Like many Canadians, Stephanie Robinson decided to show her political support during this election campaign by allowing party officials to place a candidate's sign on her lawn. But Ms. Robinson, a Toronto resident who votes Conservative, wasn't expecting to get a complaint about the public display of her political leanings.
A few mornings after the Tory candidate's sign went up on her lawn in the long-time Liberal riding of Eglinton-Lawrence, she found a letter on the windshield of her car that offered a long rebuke for her Conservative Party support.
"Wake Up Neighbour!" the typewritten note begins. "Noticed your lawn sign and thought you might like some information before you are totally embarrassed by your choice. Do you not receive any newspapers or watch anything other than reality TV shows[?]Are your favourite news sources the attack ads you watch on TV? It could be the only explanation for your apparent lack of judgment."
Stunned, Ms. Robinson wondered who could have left the letter, which was signed, "A concerned neighbour."
"At first, I stood there for a moment and just looked up and down the street and wondered, 'Who's done this,' " she said. "Every time I saw someone, I thought, 'Was it you?' "
Later that day, she called her local Conservative Party office and asked them to put the biggest sign it had on her lawn.
"It makes me more resolved and I think, 'Well, I'll defend my views and no party is perfect and no platform is perfect, but this is the great thing about Canada and the democratic system,' " Ms. Robinson said, adding that she suspects that the letter writer does not know her family personally.
With the election campaign heating up, political signs are cropping up on lawns across the nation, bringing with them questions about etiquette and concerns about ruffling neighbourly feathers.
Suddenly, Liberal supporters are looking differently at the people across the street who have lawn signs supporting the Greens. Other households are agonizing over the decision to erect an NDP sign, fearing a possible backlash from Tory neighbours.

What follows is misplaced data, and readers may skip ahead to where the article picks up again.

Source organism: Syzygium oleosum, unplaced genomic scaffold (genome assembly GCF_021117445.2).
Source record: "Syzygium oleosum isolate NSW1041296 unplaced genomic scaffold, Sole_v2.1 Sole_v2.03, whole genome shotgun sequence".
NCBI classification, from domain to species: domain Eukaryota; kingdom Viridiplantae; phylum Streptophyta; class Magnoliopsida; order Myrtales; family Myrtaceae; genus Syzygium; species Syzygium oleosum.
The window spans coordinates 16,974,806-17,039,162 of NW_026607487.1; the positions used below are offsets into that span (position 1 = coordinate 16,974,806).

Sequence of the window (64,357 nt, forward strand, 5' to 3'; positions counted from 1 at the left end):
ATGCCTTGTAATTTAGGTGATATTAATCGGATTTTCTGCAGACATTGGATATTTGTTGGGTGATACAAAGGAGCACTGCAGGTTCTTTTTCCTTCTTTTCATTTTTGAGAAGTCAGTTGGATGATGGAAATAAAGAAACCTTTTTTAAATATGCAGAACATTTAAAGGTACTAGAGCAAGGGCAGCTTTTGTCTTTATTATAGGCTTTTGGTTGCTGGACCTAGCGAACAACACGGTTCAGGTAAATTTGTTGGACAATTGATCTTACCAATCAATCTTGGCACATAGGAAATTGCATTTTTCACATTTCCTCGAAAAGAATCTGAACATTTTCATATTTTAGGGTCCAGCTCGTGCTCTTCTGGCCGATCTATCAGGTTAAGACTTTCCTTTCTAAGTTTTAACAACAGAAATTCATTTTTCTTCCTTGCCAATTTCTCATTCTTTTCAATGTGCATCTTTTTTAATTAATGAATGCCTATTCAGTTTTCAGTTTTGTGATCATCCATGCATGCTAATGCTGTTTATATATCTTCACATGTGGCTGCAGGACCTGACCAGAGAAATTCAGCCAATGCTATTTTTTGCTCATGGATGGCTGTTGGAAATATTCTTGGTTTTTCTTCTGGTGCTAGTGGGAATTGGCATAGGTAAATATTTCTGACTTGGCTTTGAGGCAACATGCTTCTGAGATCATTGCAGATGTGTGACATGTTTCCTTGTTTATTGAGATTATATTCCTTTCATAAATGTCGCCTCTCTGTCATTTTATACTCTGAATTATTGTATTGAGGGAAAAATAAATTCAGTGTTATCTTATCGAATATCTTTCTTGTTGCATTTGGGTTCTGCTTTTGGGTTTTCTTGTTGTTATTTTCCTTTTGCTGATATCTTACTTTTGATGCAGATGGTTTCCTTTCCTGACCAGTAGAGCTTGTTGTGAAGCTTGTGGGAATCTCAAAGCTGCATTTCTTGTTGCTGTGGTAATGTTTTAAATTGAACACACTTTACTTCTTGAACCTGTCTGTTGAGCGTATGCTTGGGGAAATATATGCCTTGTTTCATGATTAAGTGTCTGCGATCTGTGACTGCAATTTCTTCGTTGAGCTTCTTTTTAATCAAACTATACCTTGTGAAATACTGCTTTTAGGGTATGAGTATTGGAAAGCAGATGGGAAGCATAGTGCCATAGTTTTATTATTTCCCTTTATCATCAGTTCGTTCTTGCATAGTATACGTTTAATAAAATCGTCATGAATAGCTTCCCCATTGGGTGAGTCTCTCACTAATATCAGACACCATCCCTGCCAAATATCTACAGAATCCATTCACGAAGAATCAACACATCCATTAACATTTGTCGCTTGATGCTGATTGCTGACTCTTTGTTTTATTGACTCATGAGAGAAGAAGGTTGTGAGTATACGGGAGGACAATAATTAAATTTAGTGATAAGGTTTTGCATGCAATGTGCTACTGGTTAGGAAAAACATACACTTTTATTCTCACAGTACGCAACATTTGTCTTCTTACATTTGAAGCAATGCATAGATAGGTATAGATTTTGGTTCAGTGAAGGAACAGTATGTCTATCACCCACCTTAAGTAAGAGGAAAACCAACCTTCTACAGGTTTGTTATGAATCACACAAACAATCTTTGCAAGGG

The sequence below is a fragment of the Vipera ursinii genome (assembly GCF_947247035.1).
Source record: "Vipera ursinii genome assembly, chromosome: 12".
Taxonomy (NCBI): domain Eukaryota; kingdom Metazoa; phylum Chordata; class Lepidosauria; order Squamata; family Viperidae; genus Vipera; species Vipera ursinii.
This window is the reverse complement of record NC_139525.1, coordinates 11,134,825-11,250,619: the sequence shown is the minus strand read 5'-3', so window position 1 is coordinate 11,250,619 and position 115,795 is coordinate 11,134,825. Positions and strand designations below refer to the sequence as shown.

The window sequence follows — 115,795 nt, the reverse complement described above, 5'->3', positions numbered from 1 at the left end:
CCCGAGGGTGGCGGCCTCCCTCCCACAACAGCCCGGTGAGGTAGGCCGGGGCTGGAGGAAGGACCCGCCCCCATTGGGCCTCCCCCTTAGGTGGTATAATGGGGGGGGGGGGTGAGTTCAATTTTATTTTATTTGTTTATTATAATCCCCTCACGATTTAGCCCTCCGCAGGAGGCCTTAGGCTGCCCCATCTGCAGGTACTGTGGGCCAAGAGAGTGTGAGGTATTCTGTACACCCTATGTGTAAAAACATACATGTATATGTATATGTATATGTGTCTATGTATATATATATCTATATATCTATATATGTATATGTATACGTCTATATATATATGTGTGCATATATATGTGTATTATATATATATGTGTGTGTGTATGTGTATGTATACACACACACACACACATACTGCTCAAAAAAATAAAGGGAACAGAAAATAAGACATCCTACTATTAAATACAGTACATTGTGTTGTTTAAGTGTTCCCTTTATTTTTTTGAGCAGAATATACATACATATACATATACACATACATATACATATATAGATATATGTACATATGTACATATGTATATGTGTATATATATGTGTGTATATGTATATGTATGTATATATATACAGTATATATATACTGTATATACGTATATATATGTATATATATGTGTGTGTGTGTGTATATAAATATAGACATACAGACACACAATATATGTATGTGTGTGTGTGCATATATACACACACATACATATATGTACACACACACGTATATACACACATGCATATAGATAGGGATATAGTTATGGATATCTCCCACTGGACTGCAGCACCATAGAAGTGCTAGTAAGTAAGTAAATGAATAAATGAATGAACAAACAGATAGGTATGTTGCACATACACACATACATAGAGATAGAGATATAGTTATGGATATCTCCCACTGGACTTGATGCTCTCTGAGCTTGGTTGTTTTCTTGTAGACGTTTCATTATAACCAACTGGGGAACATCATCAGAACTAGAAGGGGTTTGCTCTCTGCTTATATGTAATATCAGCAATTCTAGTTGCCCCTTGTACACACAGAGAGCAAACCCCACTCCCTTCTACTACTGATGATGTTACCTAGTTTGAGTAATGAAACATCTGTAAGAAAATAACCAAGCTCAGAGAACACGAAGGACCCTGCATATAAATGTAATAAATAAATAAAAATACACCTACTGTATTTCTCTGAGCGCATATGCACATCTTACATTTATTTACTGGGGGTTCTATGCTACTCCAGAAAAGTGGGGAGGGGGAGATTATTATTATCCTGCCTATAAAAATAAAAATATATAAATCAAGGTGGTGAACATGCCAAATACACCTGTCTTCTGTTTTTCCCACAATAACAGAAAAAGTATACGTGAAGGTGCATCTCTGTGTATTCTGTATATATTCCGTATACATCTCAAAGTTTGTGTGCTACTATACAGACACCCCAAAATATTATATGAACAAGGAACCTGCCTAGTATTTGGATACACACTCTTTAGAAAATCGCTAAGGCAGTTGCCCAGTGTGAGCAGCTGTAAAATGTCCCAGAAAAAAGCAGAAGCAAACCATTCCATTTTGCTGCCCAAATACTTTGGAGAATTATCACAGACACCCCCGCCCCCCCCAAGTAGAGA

As Ms. Robinson discovered, publicly declaring political allegiances can rile neighbours with differing views.
That fear has so far kept Dave Duncan from planting an election-campaign sign on his lawn. Mr. Duncan, who lives in Toronto's East York area, said he is worried that some neighbours may take offence if he puts a Liberal sign on his lawn.
Politics rarely comes up when he runs into his neighbours at the dog park or speaks to them on the street. As a result, he is unsure of the reaction he might get from a lawn sign, and because he and his wife plan on staying in the area for some time, that is cause for concern.
For instance, during last year's Toronto mayoral election, Mr. Duncan recalled being surprised when a neighbour revealed that he was a big fan of Rob Ford, an admission he admitted made him look at the neighbour differently.
"In any established neighbourhood where you're getting to know the people on a really superficial level, the question of etiquette kind of rang in my mind," he said. "If I put a sign up on my lawn, people are going to think, 'Oh he's one of them' and it might change their mind about me."
But he is also worried that publicly declaring his party allegiance will be akin to imposing his views on others - something he and many other polite Canadians typically shy away from. "Am I forcing others to think about whether they agree or disagree with my political leanings?" he said. "Generally in Canada, we're a very polite society and so we don't like to get in people's faces."
The stereotypical niceness of Canadians is what makes the enthusiasm for lawn signs during election campaigns such a contradiction, said Royce Koop, who teaches political studies at Queen's University in Kingston.
Lawn signs represent one of the few times that Canadians publicly declare partisan leanings, and, as a result, it can produce an emotional response in voters. "Most people are not partisans and most people that are partisans don't wear it on their sleeve in Canada," Dr. Koop said. "Putting a lawn sign out, it's a blatant demonstration of party support and it can be provocative."
Although there have been reports of some lawn signs being defaced during the current election campaign, such as crosshairs being painted on an Ottawa Liberal candidate's signs at the beginning of the month, those incidents are not common, Dr. Koop said.
Canada is one of the few countries in which political lawn signs are a major part of local campaigning, with competing parties working to outdo each other with the number of signs in any given riding, he said. "It's like an arms race now," he said. "I think that not many people realize how uniquely Canadian this whole lawn-sign thing is. It's something you do not see in other countries."